Patients received 200 mg of sodium perchlorate i.v. 10–15 min before the radiotracer injection in order to block uptake of 123I in the thyroid. The SPECT scan was performed 3 h after injection of 185 MBq (5 mCi) [123I]FP-CIT and SPECT image acquisition of 30 min was carried out with a PRISM 3000XP (Marconi, Phillips) triple-headed gamma camera equipped with low-energy, ultra-high-resolution fan-beam collimators. SPECT acquisitions were performed using a full 360° rotation. A 153Gd source was used for transmission scan. Image reconstruction was performed using iterative reconstruction with corrections for scatter and non-uniform attenuation. The number of iterations was 20 for the transmission data and 4 for the emission data. Pixel size after reconstruction was 3.1 mm in each direction. A 3D low-pass filter (cut-off 0.40, order 4.0) was employed and the data reformatted in oblique slices along the orbitomeatal line with a slice thickness of 6.2 mm. Semiquantitative analysis was performed as previously described [28, 29]. The slice with the highest maximum pixel value was selected and the neighbouring slice with the highest maximum pixel value. The two selected slices were added yielding a single, 12.4 mm thick slice, which was used for further analysis. Four regions of interest (ROI) representing striatum (caudate nucleus and putamen) bilaterally were placed. The shape and size of the ROIs were unchanged, but the ROIs could be rotated and translated to fit the location of the basal ganglia (Fig. 1). Further, a fixed region for non-specific uptake was placed in the occipital lobe as this is a standard DAT SPECT reference region visible within the same slice. The set of these five regions was created to mimic the ROIs defined in the initial clinical verification of the [123I]FP-CIT [30]. The ratio of specific striatal and putamen uptake to non-specific uptake, the specific binding ratio (SBR), and the putamen-to-caudate ratio were calculated.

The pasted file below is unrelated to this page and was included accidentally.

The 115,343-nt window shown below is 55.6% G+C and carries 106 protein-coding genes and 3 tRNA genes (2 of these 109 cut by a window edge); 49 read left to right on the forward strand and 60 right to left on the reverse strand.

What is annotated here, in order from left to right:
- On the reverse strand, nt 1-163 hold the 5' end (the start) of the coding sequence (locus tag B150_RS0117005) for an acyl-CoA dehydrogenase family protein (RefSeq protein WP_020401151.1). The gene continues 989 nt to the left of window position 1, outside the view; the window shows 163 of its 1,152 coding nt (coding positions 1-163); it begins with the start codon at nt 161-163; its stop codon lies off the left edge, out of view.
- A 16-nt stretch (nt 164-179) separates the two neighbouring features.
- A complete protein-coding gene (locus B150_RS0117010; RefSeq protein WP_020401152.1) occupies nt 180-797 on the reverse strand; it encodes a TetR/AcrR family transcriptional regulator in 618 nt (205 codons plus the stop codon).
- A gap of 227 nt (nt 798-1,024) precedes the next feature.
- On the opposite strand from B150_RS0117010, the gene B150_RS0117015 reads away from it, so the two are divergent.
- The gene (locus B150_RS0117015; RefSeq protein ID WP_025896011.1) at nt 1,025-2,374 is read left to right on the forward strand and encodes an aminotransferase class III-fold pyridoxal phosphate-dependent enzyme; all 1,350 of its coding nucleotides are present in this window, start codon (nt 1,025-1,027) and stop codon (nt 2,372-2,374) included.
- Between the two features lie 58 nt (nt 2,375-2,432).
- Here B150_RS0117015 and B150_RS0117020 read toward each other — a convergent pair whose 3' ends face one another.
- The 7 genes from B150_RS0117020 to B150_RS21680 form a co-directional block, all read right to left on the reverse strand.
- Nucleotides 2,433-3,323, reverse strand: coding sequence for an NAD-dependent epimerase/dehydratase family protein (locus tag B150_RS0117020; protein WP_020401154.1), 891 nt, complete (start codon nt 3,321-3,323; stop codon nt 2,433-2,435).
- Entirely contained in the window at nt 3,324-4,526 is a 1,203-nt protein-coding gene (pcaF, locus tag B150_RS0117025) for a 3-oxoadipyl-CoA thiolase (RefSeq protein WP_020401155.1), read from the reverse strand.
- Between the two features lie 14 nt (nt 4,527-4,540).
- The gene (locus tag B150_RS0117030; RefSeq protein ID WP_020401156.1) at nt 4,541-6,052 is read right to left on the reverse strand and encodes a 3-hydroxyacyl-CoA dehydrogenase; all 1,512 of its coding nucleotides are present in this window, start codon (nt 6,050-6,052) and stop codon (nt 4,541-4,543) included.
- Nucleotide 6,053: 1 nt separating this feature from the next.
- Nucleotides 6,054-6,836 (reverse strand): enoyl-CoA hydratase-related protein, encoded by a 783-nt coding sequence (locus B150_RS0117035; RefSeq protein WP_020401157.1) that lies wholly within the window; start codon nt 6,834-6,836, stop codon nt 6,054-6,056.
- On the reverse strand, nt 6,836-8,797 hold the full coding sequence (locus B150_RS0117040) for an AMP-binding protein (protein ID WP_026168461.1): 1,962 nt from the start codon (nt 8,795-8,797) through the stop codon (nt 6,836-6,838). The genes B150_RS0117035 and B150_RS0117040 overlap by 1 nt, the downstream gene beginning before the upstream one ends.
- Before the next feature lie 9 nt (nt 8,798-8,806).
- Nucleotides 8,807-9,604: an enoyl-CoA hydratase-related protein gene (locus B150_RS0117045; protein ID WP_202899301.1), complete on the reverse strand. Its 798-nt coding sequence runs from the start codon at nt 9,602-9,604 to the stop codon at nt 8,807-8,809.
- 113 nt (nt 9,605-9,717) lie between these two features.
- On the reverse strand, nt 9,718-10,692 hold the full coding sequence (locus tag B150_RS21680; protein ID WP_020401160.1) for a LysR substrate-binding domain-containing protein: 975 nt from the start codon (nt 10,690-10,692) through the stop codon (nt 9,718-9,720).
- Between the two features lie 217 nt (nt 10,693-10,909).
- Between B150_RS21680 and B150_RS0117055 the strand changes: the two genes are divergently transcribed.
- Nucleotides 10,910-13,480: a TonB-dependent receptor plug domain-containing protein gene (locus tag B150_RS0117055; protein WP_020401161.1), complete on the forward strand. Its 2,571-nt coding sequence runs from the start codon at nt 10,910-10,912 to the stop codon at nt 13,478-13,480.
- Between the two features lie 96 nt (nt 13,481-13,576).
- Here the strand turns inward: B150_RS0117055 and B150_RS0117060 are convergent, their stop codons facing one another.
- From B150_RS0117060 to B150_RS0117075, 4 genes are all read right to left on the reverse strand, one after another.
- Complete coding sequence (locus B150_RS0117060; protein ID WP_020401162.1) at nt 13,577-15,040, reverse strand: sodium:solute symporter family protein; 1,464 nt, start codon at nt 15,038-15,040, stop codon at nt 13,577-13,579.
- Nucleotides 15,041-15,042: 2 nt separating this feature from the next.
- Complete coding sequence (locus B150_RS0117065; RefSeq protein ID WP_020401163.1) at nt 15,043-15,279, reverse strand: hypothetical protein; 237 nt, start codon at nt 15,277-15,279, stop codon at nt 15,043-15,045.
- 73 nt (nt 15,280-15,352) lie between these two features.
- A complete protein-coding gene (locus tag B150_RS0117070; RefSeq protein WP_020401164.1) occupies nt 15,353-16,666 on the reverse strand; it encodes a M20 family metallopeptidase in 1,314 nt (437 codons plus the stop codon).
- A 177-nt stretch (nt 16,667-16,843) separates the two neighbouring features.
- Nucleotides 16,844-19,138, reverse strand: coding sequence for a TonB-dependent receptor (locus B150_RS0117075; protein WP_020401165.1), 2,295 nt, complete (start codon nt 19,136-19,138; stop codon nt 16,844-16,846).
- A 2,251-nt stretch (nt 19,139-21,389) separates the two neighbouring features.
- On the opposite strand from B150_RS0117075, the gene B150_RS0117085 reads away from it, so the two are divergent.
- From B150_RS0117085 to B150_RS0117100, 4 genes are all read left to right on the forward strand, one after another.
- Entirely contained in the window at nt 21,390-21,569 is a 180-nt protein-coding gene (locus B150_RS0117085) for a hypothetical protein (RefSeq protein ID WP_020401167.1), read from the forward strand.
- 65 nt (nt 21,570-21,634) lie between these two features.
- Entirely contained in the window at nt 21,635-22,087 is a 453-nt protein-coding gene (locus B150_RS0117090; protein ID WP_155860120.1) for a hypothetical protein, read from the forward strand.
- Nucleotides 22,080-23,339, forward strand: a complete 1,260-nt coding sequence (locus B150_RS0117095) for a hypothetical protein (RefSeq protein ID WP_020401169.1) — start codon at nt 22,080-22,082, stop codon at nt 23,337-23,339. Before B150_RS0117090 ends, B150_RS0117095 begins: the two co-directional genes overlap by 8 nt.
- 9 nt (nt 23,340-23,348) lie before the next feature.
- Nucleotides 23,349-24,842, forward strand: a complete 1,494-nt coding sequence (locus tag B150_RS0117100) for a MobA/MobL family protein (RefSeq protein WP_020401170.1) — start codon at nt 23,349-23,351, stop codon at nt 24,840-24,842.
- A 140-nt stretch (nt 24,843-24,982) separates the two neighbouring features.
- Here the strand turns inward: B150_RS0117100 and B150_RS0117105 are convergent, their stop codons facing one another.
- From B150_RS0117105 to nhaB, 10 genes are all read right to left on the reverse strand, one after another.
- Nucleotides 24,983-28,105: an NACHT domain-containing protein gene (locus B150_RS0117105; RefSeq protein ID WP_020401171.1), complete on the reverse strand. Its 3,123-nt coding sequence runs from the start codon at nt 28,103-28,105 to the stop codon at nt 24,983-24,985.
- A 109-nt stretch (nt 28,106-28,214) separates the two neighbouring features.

Fig. 1
figure 1

Delineations of anatomical structures. Top row: Five regions of interest (ROI) representing caudate nucleus and putamen bilaterally as well as the occipital lobe were placed on a fused section of the [123I]FP-CIT SPECT. Bottom: Three consecutive axial slices (superior—> inferior) of a [18F]FE-PE2I PET dataset in MNI space illustrating the automated volume of interest (VOI) delineation of putamen, caudate nucleus and cerebellar grey matter

[ 18 F]FE-PE2I acquisition and reconstruction

PET acquisition was performed on a separate day in a Discovery 710 or MI PET/CT (GE Healthcare, Milwaukee, USA). Patients received a median dose of 192 MBq [18F]FE-PE2I (range 40–239 MBq), and 17 min after administration, a 25-min list-mode PET acquisition was performed. All PET scans were preceded by a low-dose CT for attenuation correction and a diagnostic CT-scan. Data were reconstructed into 3D datasets using a commercial implementation (“Q.Clear”) of a block-sequential regularized expectation maximization algorithm with a regularization parameter “β” of 250. In addition to the recommended interval (17–42 min [20]), a second dataset was reconstructed covering the interval from 30–40 min. The two datasets were compared to evaluate if a shorter scan time is feasible without loss of diagnostic accuracy. Table 1 lists practical differences between the clinical setups/workflows on SPECT and PET.